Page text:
9/162 Cathederal Street, Woolloomooloo, NSW, 2011
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Many Celebrities live in Woolloomooloo including
* Almost 33% do not own a car, compared to almost 13% for the rest of Sydney
* Higher percentage of Aboriginal people (2.7% compared to 1% for Sydney)
* Lower percentage of Australian-born (43.9% compared to 58.6%)
* Higher percentage of institutional population (13.7% compared to 2.8%)
* Twice as many lone-person households compared to other parts of Sydney
* Almost a quarter of Woolloomooloo’s population earns less than $500 pw compared with 16% for the rest of Sydney
* Around 16% of the counted residents owned or were purchasing their homes compared to over 60% for the rest of Sydney
* Almost twice as many people were renting in Woolloomooloo compared to the rest of Sydney
* 60% of Woolloomooloo residents live in high density housing compared to 19% for the rest of Sydney
* Less than 1% of dwellings were standalone houses, compared to almost 60% for the rest of Sydney
* There are around 150 homeless people living in Woolloomooloo.
Woolloomooloo is the name given to the horseshoe-shaped valley immediately east of the original settlement of Sydney Town. It stretches from William Street down to the harbour, bordered on the west by Sir John Young Crescent and the Domain, and ends abruptly on the east at a high escarpment. Above this cliff face, attainable via several dauntingly long sets of stairs, is Potts Point, earlier known as the Woolloomooloo Heights. The settlement history of Woolloomooloo is tied up with this higher ground, as this tale shall later tell.
In 1852, the traveller Col. G.C. Mundy wrote that the name came from Wala-mala, meaning an Aboriginal burial ground. It has also been suggested that the name means field of blood, due to the alleged Aboriginal tribal fights that took place in the area, or that it is from the pronunciation by Aborigines of windmill, from the one that existed on Darlinghurst ridge until the 1850s.
The current spelling of Woolloomooloo is derived from the name of the first homestead in the area, Wolloomooloo House, built by the first landowner John Palmer. There is debate as to how Palmer came up with the name with different Aboriginal words being suggested. Anthropologist J.D. McCarthy wrote in ‘NSW Aboriginal Places Names’, in 1946, that Woolloomooloo could be derived from either Wallamullah, meaningplace of plenty or Wallabahmullah, meaning a young black kangaroo.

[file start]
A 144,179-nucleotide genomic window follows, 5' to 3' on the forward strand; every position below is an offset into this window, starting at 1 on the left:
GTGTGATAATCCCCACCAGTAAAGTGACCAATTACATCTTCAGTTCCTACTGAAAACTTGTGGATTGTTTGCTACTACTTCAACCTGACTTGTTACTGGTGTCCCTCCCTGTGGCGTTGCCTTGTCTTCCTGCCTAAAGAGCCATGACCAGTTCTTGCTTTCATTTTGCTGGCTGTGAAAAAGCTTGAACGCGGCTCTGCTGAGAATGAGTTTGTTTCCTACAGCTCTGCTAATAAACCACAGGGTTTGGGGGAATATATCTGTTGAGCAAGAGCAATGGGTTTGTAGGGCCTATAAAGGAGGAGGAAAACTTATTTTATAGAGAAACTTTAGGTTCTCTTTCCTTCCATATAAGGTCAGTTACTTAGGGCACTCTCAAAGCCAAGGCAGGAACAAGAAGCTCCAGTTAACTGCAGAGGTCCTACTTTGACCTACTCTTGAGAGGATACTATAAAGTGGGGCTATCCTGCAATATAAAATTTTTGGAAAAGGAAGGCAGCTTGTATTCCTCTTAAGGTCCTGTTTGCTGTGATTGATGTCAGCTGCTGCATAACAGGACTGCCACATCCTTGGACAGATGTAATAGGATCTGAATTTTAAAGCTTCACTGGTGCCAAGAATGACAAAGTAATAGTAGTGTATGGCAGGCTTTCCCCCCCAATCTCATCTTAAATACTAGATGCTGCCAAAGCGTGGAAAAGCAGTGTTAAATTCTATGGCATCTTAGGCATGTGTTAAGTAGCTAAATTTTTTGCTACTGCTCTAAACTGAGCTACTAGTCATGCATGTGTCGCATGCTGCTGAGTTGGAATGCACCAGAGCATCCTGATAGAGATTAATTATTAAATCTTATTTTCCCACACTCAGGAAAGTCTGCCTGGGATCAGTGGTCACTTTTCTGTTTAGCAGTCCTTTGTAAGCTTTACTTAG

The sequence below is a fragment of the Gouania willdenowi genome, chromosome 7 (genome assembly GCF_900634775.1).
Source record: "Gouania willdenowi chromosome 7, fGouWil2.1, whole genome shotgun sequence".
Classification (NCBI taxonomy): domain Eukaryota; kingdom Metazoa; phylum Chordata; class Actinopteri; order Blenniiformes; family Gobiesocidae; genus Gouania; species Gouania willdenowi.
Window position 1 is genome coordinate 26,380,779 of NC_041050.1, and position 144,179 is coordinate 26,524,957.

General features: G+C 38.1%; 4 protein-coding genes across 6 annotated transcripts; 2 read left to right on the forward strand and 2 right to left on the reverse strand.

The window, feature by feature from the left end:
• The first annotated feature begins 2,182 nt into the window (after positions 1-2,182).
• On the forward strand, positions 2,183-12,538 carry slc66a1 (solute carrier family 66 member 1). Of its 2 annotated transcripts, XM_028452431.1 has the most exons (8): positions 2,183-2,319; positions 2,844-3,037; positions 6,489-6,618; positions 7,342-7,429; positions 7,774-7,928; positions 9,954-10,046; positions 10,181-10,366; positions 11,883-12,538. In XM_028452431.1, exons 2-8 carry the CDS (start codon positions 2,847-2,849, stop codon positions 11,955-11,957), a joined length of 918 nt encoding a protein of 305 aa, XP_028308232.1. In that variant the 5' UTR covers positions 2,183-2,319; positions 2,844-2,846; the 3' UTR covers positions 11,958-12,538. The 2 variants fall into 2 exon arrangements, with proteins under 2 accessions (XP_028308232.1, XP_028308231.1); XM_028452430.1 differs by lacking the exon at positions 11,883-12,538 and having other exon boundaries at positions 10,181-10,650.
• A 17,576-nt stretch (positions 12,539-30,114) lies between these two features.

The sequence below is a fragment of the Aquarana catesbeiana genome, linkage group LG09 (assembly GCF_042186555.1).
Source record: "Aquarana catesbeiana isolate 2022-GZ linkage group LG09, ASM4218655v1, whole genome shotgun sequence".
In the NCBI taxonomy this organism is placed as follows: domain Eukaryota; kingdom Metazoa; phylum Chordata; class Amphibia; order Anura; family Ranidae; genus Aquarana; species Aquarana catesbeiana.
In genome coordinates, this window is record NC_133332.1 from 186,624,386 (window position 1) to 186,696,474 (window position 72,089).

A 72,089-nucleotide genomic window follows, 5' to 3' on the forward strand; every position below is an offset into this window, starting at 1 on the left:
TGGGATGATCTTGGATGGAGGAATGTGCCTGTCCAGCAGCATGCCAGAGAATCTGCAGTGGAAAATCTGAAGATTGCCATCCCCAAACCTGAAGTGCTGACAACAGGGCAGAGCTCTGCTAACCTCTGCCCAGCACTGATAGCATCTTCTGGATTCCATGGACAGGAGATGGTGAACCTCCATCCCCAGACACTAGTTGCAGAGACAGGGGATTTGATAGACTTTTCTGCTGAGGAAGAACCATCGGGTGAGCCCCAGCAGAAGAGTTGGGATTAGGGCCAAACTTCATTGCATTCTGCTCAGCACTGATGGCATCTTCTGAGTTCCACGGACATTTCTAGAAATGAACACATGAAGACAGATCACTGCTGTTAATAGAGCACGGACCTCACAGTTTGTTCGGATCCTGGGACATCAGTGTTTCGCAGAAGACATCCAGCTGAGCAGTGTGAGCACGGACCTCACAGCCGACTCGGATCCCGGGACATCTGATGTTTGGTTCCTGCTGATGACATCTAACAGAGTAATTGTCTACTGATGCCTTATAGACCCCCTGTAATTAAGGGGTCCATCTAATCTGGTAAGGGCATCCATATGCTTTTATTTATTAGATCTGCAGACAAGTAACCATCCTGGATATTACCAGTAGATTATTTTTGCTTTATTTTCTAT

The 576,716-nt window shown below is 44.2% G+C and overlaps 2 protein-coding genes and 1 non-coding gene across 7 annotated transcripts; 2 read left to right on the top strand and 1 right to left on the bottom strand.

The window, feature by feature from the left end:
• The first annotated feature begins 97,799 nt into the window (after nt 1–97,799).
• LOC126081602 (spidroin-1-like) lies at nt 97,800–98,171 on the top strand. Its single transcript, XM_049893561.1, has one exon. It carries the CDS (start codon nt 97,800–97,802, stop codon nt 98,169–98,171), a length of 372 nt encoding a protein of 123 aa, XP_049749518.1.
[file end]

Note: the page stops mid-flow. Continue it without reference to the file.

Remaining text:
In the 1840s the farm land was subdivided into what is now Woolloomooloo,Darlinghurst and parts of Surry Hills. Originally the area saw affluent residents building grand houses, many with spectacular gardens, attracted by the bay and close proximity to the city and Government House.
The area slowly started to change after expensive houses were built in Elizabeth Bay and further east and a road was needed from Sydney. It was for this reason that William Street was built, dividing the land for the first time.
Woolloomooloo was originally drained by the Yurong Creek, which ended in mangroves and mudflats. It was approached via a foot-track around the rim of the valley, which Surveyor Mitchell formed into the Woolloomooloo Road, now known as William Street in 1831. This road could be impassable when the creek ran high, and in addition was a hangout for gangs of thieves ready to take on the unwary traveller heading out of town.
Swampy land that was regularly flooded did not make it especially attractive to early settlers. But it was fertile, and after the colony’s commissary-general, John Palmer, was granted land here in 1793, he built a house and made a good fist of farming. The native melaleucas and casuarinas were replaced with fruit trees and he even experimented with growing tobacco. The success of his endeavours resulted in the valley becoming known as The Farm.